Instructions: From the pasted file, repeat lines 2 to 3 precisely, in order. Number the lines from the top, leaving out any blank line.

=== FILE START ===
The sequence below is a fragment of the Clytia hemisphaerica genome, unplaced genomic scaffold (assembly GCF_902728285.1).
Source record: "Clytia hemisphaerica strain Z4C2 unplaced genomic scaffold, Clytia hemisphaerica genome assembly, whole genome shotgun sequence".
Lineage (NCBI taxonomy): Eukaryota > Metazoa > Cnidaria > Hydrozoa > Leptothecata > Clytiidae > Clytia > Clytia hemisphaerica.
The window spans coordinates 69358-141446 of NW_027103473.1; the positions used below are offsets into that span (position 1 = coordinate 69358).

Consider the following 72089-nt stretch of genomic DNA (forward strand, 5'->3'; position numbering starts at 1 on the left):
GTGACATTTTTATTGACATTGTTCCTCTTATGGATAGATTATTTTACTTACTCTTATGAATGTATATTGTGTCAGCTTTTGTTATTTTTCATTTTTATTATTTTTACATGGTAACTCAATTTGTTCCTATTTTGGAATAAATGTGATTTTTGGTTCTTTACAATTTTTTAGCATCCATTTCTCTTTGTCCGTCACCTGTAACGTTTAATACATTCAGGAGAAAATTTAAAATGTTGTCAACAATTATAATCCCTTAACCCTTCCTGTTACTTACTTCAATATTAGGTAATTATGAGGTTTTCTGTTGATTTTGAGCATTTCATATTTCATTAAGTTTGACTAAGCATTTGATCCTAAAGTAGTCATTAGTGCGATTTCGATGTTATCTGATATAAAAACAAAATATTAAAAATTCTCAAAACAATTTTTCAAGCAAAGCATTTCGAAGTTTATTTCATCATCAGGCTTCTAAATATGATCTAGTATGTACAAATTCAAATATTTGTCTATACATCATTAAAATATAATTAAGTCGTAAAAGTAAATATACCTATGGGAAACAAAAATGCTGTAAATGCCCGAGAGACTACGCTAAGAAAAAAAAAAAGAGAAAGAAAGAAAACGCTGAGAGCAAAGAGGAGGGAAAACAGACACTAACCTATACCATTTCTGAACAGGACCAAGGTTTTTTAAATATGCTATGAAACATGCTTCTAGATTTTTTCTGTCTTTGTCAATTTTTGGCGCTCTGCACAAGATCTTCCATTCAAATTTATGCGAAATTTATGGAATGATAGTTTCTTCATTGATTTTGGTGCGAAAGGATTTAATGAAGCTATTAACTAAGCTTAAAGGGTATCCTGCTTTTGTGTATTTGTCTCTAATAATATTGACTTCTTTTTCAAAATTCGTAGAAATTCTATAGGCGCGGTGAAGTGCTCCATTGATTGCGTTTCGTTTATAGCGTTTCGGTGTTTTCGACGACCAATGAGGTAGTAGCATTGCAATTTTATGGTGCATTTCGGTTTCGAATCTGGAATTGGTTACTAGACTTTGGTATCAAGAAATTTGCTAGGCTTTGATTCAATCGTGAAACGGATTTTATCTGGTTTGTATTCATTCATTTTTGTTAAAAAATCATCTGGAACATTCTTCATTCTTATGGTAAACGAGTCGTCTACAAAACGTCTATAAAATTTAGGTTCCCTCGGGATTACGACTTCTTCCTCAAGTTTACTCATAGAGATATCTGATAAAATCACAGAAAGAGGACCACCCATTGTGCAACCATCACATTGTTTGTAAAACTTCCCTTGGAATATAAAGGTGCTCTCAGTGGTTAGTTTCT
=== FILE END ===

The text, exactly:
Source record: "Clytia hemisphaerica strain Z4C2 unplaced genomic scaffold, Clytia hemisphaerica genome assembly, whole genome shotgun sequence".
Lineage (NCBI taxonomy): Eukaryota > Metazoa > Cnidaria > Hydrozoa > Leptothecata > Clytiidae > Clytia > Clytia hemisphaerica.